The Media's Role in Body Image

Dr. Ira Sacker
“Beauty is in the eye of the beholder,” or so the saying goes.  In reality, however, it is not so simple.  In our society today, much more emphasis is placed on how one looks rather than who we are as people.  We no longer look to statesmen, authors, or Nobel laureates as our role models and idols.  Our “idols” have become the ultra-thin female and the Adonis male with his six-pack abs.  Our culture has sold out to an illusion, created by the media, which cannot possibly be reached. 

The average American female wears a size 12 –14.  The ideal size for a model in the 1950’s was a size 8; today the ideal size is 0.  Advances in computer technology make it easier than ever to alter images.  The images we see in magazines have been digitally altered to absolute perfection; blemishes can be removed with a click of a mouse.  These altered images are viewed to be the cultural “standard of beauty”.  This is a standard that not even the models can live up to.  Yet women and men look to these images to judge their own appearance and self-worth.  The result: 80% of women are dissatisfied with their appearance.  The rates of disordered eating have skyrocketed.  The diet industry has become a multi-billion dollar business.  Extensive plastic surgery is almost routine.  Men and women are willing to put their health at risk by abusing legal nutritional supplements, diuretics, and laxatives as well as illegal drugs such as steroids to achieve “the look”.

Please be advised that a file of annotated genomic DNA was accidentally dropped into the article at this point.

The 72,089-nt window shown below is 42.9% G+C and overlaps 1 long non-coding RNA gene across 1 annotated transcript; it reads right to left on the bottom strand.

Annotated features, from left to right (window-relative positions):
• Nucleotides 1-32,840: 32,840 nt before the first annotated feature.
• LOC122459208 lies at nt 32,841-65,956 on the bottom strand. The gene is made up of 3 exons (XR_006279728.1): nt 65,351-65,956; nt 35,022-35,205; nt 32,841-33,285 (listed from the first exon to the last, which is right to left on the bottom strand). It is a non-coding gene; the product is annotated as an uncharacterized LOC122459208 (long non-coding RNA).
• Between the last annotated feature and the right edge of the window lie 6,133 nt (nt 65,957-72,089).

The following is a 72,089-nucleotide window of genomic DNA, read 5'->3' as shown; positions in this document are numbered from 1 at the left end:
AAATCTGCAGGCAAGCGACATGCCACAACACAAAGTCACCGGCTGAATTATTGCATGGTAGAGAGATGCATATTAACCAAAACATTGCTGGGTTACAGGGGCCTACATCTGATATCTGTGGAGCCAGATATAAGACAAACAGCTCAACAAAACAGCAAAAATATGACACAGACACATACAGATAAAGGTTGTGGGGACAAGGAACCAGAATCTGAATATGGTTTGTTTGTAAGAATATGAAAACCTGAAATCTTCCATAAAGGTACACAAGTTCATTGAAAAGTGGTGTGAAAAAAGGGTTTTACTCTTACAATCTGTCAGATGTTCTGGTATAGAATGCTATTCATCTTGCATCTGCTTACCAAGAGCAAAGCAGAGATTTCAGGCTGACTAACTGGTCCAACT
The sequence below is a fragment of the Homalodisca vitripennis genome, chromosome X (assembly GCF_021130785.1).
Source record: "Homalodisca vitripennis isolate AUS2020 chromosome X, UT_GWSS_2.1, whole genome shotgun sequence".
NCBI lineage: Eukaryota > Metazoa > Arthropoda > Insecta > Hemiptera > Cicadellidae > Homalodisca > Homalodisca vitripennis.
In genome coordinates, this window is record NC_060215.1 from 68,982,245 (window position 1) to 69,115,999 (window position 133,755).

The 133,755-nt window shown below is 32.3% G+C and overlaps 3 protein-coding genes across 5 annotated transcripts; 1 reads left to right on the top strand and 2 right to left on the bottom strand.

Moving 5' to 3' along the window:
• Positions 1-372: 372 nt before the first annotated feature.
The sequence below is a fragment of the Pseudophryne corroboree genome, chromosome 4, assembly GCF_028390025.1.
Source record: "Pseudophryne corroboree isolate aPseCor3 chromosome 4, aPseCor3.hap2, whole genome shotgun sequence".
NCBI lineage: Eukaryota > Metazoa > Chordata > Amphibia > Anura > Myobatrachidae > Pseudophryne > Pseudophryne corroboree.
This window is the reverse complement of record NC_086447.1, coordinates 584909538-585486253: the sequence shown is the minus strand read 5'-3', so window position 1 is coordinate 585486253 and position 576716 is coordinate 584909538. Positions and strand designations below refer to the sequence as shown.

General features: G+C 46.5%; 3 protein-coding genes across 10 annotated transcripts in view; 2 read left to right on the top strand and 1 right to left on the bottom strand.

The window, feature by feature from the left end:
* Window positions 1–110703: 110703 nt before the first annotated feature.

Children are also affected by the images in the media.  Barbie Dolls, an unrealistic and complete distortion of the female body are marketed to little girls.  Ultra-thin teen idols, like the Olsen twins, perpetuate the idea that, in order to be successful, beautiful, and happy one must be thin. Surveys of young girls show that 40% of first through third grade girls want to be thinner and 81% of 10-year-old girls are afraid of being fat.  Our anxieties and insecurities are being passed on to the next generation, with devastating results.

Dr. Ira M. Sacker is president and medical director of The HEED (Helping to End Eating Disorders) Foundation and director of adolescent medicine at Brookdale University Hospital and Medical Center.